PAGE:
When Craig Leipold asked Bill Guerin why he wanted to become general manager of the Wild, Guerin raved about the “State Of Hockey” and the state of the franchise.

Smart. Because the honest answer might have cost him the job.

The honest answer might have been: “Craig, you’re not just offering me a lot of money to be an NHL general manager, you’re handing me the easiest gig in sports — following Paul Fenton.”

For the next year, Wild employees will scatter rose petals in Guerin’s path. In meetings, he will receive foot massages whether he wants them or not. During a honeymoon period that could last longer than a Kardashian marriage, Guerin will enjoy royal status. He will be, for a while, Not Paul Fenton, and life will be good.

In one year on the job, Fenton drove down the prices of two stocks: His reputation, and the Wild’s.

So if the team struggles this season, Fenton will be blamed, and rightly so. If the Wild surprises this year, Guerin’s leadership will be lauded. And that, too, might be the correct assessment.

Guerin is the rare NHL GM to start the job in late August. He couldn’t overhaul the roster if he wanted to. He will try to improve the team simply by being himself, and not being the last guy, and there is a chance that might even work.

The fan base is frustrated because Leipold heightened expectations by signing Zach Parise and Ryan Suter, then failed to follow up by building a team that could make it to the conference finals. After the Wild missed the playoffs last year, the fan base became despondent over Fenton’s obvious mismanagement.

It’s one thing to espouse a philosophy and fail to execute it. It’s another thing to change philosophies every few weeks, while destroying workplace morale at every level of a franchise.

Teams are delicate ecosystems. The Wild could be better this year simply because Fenton’s gone, or because he has been replaced by a general manager who is charismatic and credible.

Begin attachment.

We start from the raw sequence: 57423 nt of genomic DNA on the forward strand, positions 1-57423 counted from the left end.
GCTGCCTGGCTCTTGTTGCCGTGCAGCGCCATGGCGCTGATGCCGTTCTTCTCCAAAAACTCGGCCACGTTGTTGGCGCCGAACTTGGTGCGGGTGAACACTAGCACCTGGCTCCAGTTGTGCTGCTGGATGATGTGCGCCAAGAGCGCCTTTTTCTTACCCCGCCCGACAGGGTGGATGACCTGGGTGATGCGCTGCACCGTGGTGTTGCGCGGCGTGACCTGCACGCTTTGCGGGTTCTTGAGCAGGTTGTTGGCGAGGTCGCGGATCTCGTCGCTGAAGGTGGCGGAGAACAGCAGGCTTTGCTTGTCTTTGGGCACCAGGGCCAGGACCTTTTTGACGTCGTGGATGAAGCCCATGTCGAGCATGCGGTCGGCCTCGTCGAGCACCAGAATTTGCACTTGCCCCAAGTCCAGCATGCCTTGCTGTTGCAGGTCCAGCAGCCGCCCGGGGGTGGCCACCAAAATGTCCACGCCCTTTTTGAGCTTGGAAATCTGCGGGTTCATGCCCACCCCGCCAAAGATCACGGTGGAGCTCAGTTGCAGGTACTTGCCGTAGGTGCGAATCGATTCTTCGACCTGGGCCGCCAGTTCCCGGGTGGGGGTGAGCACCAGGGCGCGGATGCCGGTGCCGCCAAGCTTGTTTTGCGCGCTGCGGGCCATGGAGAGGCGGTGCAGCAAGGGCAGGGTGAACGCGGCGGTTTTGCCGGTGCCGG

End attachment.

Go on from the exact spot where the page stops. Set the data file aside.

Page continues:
Leipold botched the Fenton hire; this search might have benefited from that catastrophe. This time around, Leipold leaned on former star Mike Modano, and said of the vetting process, “We probed deeper.” Which is probably better than any of the marketing slogans the team has used for past playoffs.

Leipold said Guerin possessed the “It” factor, and if that’s not a Stephen King reference, it might be valuable.

“You just sense now that he’s very confident, clearly has presence and that ‘It’ factor,” Leipold said. “It’s a valuable factor. Particularly for this team. He’s been there, he’s fought through the trenches. And the way that he played, and this is part of the vetting process, you’re talking to old coaches and general managers of Billy’s.

“He played where team was first. So he’s got a lot of penalty minutes and those weren’t retaliation penalties, those were penalties because someone took out a teammate. That’s the way he played, and that’s the way he is now.”

Teams often hire in reaction to the personality of their last failure. Gersson Rosas and Ryan Saunders are the opposite of Tom Thibodeau. Rocco Baldelli and Derek Falvey are as new school as Paul Molitor and Terry Ryan were old school. Brad Childress was a rebound from Mike Tice.

Guerin is the logical successor to Fenton, and the differences between the two were evident even at their introductory news conferences.

Fenton looked like he was interviewing for the job of Assistant Administrator of Double Secret Probations. Guerin sounded like he wanted to go to his office and talk some hockey, then go out after work and talk some hockey.

Following Fenton offers more than a long honeymoon. The timing also allows Guerin to spend months observing the franchise as it stands before making any big decisions.

So welcome, Bill, to the friendly city of St. Paul and to the blessed state of not being Paul.